More Votes for 1989 Bordeaux
By James Suckling, senior editor
I have taken some heat for writing earlier this year that 1989 is the greatest Bordeaux vintage since 1961, better than such highly touted years as 1990 and 1982 (see "Better Than 1982," May 31).
The criticism has come mostly from claret cognoscenti -- self-confessed Bordeaux wine experts -- who believe for one reason or another that '90 is the superior vintage of our time. I have received everything from polite face-to-face gripes about how I missed the mark to insulting anonymous e-mails describing my palate as "stone" and "inept." Of course, these critics are more than welcome to their opinions. However, some of them must have forgotten that I have always said that '90 is one of "the" great modern vintages, just as I have said from the beginning that '89 was the best since '61. In fact, I have always rated '89 just one point more than '90, or 98 points (out of 100) vs. 97.
These things were all going through my mind in July, when I sat down in front of a row of glasses full of all the first-growths, as well as La Mission-Haut-Brion, from both vintages at a blind tasting in London organized by the blue-chip claret specialists Farr Vintners. It was a small get-together, just eight of us, including two guys from Farr, a television producer, a restaurateur, another wine merchant, a popular actor and a well-known novelist. They were all serious palates and staunch believers in '90 Bordeaux.
The wines were served in a random order. We tasted and rated each wine, one at a time, and we were all asked to give our scores (out of 100 points) for each one. The individual ratings were tallied and then averaged. Stephen Browett, one of the owners of Farr, collected all the wines and threw in a ringer, so there were 13 wines in all.
Overall, there were no dogs in the bunch. Most of the wines received scores in the high 90s, from about 95 points to 100. The only somewhat scruffy wine was the first one, which I thought was slightly corked but others just assumed was musty. It turned out to be the '89 Latour, which received an average score of 88.3 points -- dead last.
My stomach got slightly tight when we found out the first wine was Latour. I felt ready to eat (or at least drink) my words about the '89s. The next wine was the usually phenomenal '89 Haut-Brion, a wine that I gave 100 points to earlier this year. It only mustered fifth place this time around, with an average score of 96.1. I could barely stay in my seat.
But then came the third wine: a first-growth that many believe is the greatest of the '90s -- Margaux. It finished ninth in the tasting, with a meager 93.9 points. Slowly but surely we went through the line of wines. Almost all the '89s were better than their counterparts in '90. After averaging all the scores for each vintage -- not including the ringer -- '89 was the clear choice of the group, with 95.1 points. The '90s averaged 94.2 points. Everyone seemed to agree that the '89s were tighter, more powerful, richer and more complex than their counterparts in '90, which were more open and more ready to drink.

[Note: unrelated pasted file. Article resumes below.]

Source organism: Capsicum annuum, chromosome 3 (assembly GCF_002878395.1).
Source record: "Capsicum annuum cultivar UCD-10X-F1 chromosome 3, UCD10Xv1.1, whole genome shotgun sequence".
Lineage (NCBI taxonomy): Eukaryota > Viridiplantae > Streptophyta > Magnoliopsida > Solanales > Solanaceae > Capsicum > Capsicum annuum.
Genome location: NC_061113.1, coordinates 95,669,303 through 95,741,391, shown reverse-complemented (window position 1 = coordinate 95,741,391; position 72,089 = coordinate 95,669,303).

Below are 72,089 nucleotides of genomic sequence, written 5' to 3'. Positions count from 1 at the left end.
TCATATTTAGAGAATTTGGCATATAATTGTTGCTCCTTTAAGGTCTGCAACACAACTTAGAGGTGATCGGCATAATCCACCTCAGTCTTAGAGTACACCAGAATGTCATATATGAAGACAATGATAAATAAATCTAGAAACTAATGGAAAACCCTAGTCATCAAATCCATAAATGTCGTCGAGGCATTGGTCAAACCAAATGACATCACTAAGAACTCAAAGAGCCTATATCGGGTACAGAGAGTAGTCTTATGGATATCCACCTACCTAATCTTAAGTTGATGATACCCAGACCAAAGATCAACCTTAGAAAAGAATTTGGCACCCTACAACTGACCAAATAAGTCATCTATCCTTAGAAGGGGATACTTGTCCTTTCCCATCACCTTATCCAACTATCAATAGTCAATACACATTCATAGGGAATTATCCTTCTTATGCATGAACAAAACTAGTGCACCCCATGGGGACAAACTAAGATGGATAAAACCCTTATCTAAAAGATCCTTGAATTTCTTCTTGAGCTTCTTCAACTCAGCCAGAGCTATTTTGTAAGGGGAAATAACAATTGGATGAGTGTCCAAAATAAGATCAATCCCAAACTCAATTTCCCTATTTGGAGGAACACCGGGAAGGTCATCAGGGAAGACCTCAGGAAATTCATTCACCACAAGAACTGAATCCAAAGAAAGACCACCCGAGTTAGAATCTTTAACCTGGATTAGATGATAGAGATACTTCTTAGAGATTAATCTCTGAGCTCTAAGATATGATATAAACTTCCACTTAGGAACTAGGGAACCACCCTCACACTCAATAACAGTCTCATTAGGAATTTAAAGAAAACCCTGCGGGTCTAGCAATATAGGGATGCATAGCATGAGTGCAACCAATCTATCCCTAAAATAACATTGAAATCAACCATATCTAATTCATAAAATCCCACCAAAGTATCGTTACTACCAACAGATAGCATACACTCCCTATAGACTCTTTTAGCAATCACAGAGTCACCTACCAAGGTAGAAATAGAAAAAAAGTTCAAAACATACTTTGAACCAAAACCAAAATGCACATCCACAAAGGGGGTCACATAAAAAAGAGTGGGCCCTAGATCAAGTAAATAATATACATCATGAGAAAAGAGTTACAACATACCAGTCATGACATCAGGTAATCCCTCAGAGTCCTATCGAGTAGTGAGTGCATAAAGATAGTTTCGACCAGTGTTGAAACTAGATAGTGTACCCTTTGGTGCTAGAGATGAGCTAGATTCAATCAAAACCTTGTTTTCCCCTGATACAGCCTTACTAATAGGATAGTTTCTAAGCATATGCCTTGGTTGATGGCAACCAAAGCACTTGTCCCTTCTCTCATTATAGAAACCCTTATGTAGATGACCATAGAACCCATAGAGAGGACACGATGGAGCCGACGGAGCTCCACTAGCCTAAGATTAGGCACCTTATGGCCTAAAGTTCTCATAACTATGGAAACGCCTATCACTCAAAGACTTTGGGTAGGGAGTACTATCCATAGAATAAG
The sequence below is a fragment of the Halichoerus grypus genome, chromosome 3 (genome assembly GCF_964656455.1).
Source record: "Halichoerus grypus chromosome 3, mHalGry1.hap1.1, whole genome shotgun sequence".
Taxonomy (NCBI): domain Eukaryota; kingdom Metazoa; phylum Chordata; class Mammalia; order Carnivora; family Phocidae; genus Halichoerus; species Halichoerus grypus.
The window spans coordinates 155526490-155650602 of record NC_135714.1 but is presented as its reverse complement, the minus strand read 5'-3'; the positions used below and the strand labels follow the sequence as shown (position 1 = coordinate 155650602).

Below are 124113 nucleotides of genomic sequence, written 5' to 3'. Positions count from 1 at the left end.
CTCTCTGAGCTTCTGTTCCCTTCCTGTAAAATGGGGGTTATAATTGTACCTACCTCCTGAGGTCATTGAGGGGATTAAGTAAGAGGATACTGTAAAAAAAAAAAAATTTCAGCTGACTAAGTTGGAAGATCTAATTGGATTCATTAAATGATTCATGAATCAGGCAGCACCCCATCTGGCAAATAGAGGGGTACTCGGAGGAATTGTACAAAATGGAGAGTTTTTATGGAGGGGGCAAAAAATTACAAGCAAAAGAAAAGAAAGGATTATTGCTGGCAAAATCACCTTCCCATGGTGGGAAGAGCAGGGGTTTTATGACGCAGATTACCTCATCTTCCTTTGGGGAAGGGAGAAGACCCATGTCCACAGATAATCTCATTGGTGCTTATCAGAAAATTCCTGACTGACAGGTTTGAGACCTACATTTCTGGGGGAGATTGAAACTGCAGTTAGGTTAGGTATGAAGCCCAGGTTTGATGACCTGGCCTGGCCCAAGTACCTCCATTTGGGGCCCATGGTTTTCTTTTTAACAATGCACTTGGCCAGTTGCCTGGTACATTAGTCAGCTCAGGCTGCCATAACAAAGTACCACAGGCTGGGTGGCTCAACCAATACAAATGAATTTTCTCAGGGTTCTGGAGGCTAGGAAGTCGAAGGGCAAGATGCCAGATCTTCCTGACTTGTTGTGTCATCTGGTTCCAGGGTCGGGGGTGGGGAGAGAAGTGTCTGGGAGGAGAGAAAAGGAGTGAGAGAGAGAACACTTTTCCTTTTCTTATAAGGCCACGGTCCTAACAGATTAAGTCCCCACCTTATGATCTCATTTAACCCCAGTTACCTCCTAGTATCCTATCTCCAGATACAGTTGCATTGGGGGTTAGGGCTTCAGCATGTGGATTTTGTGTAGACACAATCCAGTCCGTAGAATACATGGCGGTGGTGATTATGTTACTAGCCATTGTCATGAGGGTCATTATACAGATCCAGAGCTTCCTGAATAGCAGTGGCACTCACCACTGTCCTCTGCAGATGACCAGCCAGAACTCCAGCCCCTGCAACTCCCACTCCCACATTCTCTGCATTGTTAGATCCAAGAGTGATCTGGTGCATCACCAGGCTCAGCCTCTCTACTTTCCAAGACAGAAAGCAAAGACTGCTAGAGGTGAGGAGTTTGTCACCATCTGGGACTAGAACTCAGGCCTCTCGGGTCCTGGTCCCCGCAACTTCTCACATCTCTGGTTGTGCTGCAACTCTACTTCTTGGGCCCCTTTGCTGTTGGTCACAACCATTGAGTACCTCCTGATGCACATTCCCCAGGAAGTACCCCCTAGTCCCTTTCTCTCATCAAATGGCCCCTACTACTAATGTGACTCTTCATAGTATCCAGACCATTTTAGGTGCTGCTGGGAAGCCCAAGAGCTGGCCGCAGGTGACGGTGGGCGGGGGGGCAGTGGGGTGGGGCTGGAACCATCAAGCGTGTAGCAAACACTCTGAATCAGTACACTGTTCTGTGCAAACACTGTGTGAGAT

This is good news for anyone who's thought about buying first-growth 1989s. Granted, they're megaexpensive -- anywhere from $150 to $400 a bottle -- but they're about the same price as first-growths from the superlative 1995 vintage and in some cases (Lafite, Latour) as little as one-third the price of their counterparts in '90. Most of the first-growths from the overrated 1996 vintage are also more expensive than those from '89.
Here's a list of the wines and their scores: Pichon-Baron 1990, 99.1; La Mission 1989, 97.5; Margaux 1989, 97.2; Mouton 1989, 96.6; Haut-Brion 1989, 96.1; Haut-Brion 1990, 96.0; Latour 1990, 95.6; Lafite 1989, 95.0; Margaux 1990, 93.9; Mouton 1990, 93.8; La Mission 1990, 93.6; Lafite 1990, 92.1; and Latour 1989, 88.3.
You had to have noticed that the top wine of the tasting was a '90 -- the flaming ringer! It received an average of 99.1 points, miles ahead of everything else. Maybe it was the most open or the most racy compared to the big-gun first-growths. Who cares, anyway? It was a great glass of wine, and it only goes to prove that '90 produced some phenomenal wines, even if the vintage overall was not as great as '89.
This column, Unfiltered, Unfined, features the opinionated inside scoop on the latest and greatest in the world of wine, brought to you each Monday by a different Wine Spectator editor. This week we hear from senior editor James Suckling. To read past Unfiltered, Unfined columns, go to the archives. (And for an archive of James Laube's columns written just for the Web, visit Laube on Wine.)
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